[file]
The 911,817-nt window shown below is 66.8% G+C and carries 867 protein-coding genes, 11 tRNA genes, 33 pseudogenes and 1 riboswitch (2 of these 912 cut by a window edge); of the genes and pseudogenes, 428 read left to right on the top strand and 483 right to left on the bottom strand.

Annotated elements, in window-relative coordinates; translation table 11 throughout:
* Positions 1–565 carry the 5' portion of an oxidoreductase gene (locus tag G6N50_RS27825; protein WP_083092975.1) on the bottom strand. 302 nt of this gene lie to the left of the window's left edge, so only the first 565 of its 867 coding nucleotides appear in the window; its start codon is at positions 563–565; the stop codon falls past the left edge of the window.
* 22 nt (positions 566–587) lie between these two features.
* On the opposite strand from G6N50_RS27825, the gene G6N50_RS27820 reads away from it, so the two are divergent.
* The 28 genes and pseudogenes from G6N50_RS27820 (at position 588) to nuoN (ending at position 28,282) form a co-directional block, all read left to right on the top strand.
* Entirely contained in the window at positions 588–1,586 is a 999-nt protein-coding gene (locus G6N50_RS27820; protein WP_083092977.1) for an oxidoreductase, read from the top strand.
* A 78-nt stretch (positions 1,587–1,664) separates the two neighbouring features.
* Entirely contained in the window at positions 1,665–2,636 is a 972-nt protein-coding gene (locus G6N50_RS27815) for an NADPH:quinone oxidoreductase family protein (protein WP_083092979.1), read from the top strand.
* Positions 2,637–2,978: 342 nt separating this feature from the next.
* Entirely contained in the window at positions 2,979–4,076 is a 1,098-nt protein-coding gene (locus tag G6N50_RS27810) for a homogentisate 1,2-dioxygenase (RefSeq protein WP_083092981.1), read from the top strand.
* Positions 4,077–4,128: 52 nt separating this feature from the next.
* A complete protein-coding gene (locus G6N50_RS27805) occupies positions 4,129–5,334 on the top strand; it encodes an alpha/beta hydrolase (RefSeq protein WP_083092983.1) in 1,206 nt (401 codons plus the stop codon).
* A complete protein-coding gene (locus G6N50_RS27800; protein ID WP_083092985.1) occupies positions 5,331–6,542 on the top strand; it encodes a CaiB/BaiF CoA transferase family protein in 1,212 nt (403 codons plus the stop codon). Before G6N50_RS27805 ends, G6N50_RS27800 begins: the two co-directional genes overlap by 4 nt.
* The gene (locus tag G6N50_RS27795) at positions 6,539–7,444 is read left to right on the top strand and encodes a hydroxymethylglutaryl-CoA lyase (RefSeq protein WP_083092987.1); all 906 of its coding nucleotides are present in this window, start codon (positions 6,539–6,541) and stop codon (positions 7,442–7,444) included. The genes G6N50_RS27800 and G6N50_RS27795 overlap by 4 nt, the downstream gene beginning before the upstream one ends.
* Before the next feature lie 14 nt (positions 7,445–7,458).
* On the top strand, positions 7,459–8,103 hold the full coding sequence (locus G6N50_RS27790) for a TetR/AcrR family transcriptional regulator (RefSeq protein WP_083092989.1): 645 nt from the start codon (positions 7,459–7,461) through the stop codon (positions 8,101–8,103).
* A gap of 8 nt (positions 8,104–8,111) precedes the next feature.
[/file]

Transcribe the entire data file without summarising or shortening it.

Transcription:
The 911,817-nt window shown below is 66.8% G+C and carries 867 protein-coding genes, 11 tRNA genes, 33 pseudogenes and 1 riboswitch (2 of these 912 cut by a window edge); of the genes and pseudogenes, 428 read left to right on the top strand and 483 right to left on the bottom strand.

Annotated elements, in window-relative coordinates; translation table 11 throughout:
* Positions 1–565 carry the 5' portion of an oxidoreductase gene (locus tag G6N50_RS27825; protein WP_083092975.1) on the bottom strand. 302 nt of this gene lie to the left of the window's left edge, so only the first 565 of its 867 coding nucleotides appear in the window; its start codon is at positions 563–565; the stop codon falls past the left edge of the window.
* 22 nt (positions 566–587) lie between these two features.
* On the opposite strand from G6N50_RS27825, the gene G6N50_RS27820 reads away from it, so the two are divergent.
* The 28 genes and pseudogenes from G6N50_RS27820 (at position 588) to nuoN (ending at position 28,282) form a co-directional block, all read left to right on the top strand.
* Entirely contained in the window at positions 588–1,586 is a 999-nt protein-coding gene (locus G6N50_RS27820; protein WP_083092977.1) for an oxidoreductase, read from the top strand.
* A 78-nt stretch (positions 1,587–1,664) separates the two neighbouring features.
* Entirely contained in the window at positions 1,665–2,636 is a 972-nt protein-coding gene (locus G6N50_RS27815) for an NADPH:quinone oxidoreductase family protein (protein WP_083092979.1), read from the top strand.
* Positions 2,637–2,978: 342 nt separating this feature from the next.
* Entirely contained in the window at positions 2,979–4,076 is a 1,098-nt protein-coding gene (locus tag G6N50_RS27810) for a homogentisate 1,2-dioxygenase (RefSeq protein WP_083092981.1), read from the top strand.
* Positions 4,077–4,128: 52 nt separating this feature from the next.
* A complete protein-coding gene (locus G6N50_RS27805) occupies positions 4,129–5,334 on the top strand; it encodes an alpha/beta hydrolase (RefSeq protein WP_083092983.1) in 1,206 nt (401 codons plus the stop codon).
* A complete protein-coding gene (locus G6N50_RS27800; protein ID WP_083092985.1) occupies positions 5,331–6,542 on the top strand; it encodes a CaiB/BaiF CoA transferase family protein in 1,212 nt (403 codons plus the stop codon). Before G6N50_RS27805 ends, G6N50_RS27800 begins: the two co-directional genes overlap by 4 nt.
* The gene (locus tag G6N50_RS27795) at positions 6,539–7,444 is read left to right on the top strand and encodes a hydroxymethylglutaryl-CoA lyase (RefSeq protein WP_083092987.1); all 906 of its coding nucleotides are present in this window, start codon (positions 6,539–6,541) and stop codon (positions 7,442–7,444) included. The genes G6N50_RS27800 and G6N50_RS27795 overlap by 4 nt, the downstream gene beginning before the upstream one ends.
* Before the next feature lie 14 nt (positions 7,445–7,458).
* On the top strand, positions 7,459–8,103 hold the full coding sequence (locus G6N50_RS27790) for a TetR/AcrR family transcriptional regulator (RefSeq protein WP_083092989.1): 645 nt from the start codon (positions 7,459–7,461) through the stop codon (positions 8,101–8,103).
* A gap of 8 nt (positions 8,104–8,111) precedes the next feature.